the ones that got away
By David Templeton
For three years writer David Templeton has been taking famous people to interesting movies in an ongoing quest for the ultimate post-film conversation–a strange, difficult-to-explain quest that occasionally results in misunderstanding and confusion, and often in cold, unflattering rejection.
The charter bus bumps and rattles its way down the Waldo Grade, progressing noisily toward the Golden Gate Bridge. The bus is crammed with geologists–all associates of my wife, Susan, herself a geologist–and we are on our way to her company’s annual Christmas party, to be held on a yacht out on the windy bay.
“You’re a writer, aren’t you?” asks one tuxedoed fellow, bouncing in his seat as we rumble onto the bridge. “You do that movie thing. I always wondered how you actually get all those people to go to the movies with you.”
It’s a question I am often asked. Having recorded nearly 100 post-film conversations with various authors, musicians, and the like, people often wonder how some busy celebrity was cajoled into spending an afternoon at the movies with a total stranger. My usual response to say that I get on my knees and beg.
Tonight, however, in the spirit of corporate civility–and the knowledge that we won’t reach the boat for another 15 minutes–I offer my new friend a significantly longer explanation.
“First, I call them up,” I explain. “I try to sound sane, and I talk as fast as I can before they hang up on me.” This, I must admit, is not far from the truth, though neither was the part about begging.
“Sometimes they’re kind of charmed at the very idea, and they say yes right away,” I go on. “But it usually takes more work than that.” I think of Ram Dass, the famous spiritual teacher and author of Be Here Now, who called me one afternoon after I’d placed the umpteenth message with his assistant.
“I guess I’ll have to do this just to get rid of you,” he said. I still like to think he meant that as a joke.
“1996,” I continue, “has been the Year of Larry King.” I describe how I called up the publicist for the world-renowned talk show host last February, inviting Mr. King to see the news drama Up Close and Personal. He agreed to participate, but asked to wait to see one of the big summer blockbusters, either Eraser or Independence Day.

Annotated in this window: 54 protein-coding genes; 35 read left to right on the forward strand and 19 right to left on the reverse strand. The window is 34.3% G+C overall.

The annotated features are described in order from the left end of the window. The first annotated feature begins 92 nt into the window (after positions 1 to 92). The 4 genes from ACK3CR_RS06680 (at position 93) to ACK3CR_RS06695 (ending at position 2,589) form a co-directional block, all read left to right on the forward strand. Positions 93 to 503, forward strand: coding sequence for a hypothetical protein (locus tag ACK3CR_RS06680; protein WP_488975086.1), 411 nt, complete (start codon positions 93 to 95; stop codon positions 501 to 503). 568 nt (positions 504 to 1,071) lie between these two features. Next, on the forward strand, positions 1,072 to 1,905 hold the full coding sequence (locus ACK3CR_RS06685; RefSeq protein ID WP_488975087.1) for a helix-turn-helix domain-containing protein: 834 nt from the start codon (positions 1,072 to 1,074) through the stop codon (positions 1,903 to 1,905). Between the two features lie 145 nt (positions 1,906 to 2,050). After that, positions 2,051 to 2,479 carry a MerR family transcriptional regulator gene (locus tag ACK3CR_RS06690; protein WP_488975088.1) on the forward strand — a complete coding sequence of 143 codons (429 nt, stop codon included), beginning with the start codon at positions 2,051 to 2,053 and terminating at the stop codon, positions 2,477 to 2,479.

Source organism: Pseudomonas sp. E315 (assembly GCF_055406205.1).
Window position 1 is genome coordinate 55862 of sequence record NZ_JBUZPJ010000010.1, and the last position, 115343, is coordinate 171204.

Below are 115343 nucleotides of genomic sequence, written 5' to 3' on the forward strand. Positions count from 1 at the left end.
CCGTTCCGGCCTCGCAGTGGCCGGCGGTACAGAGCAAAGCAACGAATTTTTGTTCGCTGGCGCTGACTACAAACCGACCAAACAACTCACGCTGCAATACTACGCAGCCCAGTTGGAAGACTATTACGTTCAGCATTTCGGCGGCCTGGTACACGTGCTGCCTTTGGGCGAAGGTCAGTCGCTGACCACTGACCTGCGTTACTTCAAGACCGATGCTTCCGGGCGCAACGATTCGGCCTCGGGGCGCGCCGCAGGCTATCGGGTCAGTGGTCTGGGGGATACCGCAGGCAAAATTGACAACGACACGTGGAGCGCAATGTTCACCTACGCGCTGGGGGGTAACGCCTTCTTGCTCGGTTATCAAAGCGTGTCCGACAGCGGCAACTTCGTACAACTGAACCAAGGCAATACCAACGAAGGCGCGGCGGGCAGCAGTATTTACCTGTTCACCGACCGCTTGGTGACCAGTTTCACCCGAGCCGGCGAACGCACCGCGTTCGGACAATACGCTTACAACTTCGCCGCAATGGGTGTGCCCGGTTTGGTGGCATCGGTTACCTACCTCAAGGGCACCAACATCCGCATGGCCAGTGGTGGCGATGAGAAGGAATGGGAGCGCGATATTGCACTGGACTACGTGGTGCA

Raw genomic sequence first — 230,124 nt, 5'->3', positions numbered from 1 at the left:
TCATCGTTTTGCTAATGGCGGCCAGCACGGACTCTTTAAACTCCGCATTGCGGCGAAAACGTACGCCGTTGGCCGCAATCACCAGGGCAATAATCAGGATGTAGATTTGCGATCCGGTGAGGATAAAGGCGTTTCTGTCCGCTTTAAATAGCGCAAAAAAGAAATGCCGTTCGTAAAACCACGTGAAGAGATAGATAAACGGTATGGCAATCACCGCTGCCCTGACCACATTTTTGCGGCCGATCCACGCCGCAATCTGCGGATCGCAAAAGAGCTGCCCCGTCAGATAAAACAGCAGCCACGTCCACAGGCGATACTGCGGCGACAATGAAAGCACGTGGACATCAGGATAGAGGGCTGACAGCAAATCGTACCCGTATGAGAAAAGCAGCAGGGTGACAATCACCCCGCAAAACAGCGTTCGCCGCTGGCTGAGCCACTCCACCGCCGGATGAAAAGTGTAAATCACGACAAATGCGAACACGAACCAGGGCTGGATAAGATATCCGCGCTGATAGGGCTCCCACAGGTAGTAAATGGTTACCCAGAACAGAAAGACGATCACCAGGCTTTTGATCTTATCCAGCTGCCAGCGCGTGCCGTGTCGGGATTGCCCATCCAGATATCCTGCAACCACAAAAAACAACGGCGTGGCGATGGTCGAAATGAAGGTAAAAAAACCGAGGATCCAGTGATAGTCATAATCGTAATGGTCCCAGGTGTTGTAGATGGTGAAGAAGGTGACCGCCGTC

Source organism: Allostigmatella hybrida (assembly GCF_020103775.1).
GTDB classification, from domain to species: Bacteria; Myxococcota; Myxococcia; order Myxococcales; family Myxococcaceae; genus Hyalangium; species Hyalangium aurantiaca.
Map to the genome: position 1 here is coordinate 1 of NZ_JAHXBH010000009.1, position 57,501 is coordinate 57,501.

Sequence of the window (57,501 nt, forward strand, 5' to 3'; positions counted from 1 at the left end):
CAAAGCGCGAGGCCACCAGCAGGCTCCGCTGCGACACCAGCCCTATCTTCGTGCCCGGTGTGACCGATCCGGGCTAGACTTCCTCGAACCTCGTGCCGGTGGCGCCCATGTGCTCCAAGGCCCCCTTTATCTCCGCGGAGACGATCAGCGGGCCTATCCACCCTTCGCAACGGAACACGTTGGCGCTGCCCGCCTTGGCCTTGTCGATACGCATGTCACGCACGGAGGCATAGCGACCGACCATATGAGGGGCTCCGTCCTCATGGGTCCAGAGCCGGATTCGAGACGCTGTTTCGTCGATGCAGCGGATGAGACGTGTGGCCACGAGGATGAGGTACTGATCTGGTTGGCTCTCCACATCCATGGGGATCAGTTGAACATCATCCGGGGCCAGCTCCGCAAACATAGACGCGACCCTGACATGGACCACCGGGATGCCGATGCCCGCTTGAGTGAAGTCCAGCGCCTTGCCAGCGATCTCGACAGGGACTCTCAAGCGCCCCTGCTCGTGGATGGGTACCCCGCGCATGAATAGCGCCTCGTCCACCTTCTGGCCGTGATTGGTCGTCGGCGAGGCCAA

“Summer came, I called, they said he’d be busy until the election was over–but to keep trying,” I laugh, as the bus comes to a stoplight. “The day after the election, I called back. They said he still wants to do it, maybe with a big Christmas movie, either Jingle All the Way or Space Jam.
Christmas has come and gone–and it looks like Larry King may end up on my Ones That Got Away list. For every famous personality that has deigned to meet me at a theater, there have been at least three that said no, or “Try again later,” or “I don’t go to movies!” That third one was Garrison Keillor of the Prairie Home Companion, whom I had invited to see Fargo. “He never goes to movies,” I was told. “They make him cranky.”
Folksinger Holly Near, though admitting to movie attendance, insists that she hates talking about them afterwards. “I don’t even like seeing movies with my friends,” she apologized sweetly. “Because they always want to talk about them.”
Some of the others that got away include writer Isabelle Allende, professional female Ru Paul, former Secretary of State George Shultz, folksinger Joan Baez, writers Anne Lamott and John Gray, and Bozo the Clown. (“I am a lawyer who represents Bozo,” said the message on my machine. “I am calling to say that Bozo did not understand your request. Therefore he feels he must decline.”)
Of all the ones that got away, however, a special place is held for the psychologist/writer Gerald Jampolsky, author of the best-selling spiritual guidebook, Love Is Letting Go of Fear. After receiving a message from me inviting him to see Fearless, he called right back.
“I prayed about you,” he told me. “I told the Holy Spirit that you wanted me to go and sit in judgment of a film. I do not feel peaceful when I judge things. So the Holy Spirit told me to stay away from you.” A rejection like that is one not easily forgotten.
“Well,” offers the man in the tuxedo kindly, as the bus arrives at the pier. “Don’t give up on Larry King.”
Two days later a voice on my machine intones, “I’m calling for Larry King. He’s decided that he’d like to see either Jerry Maguire or the new Woody Allen movie. And he’d like to do it soon.”
He must be trying to get rid of me.
From the Dec. 26, 1996 – Jan. 1, 1997 issue of the Sonoma Independent
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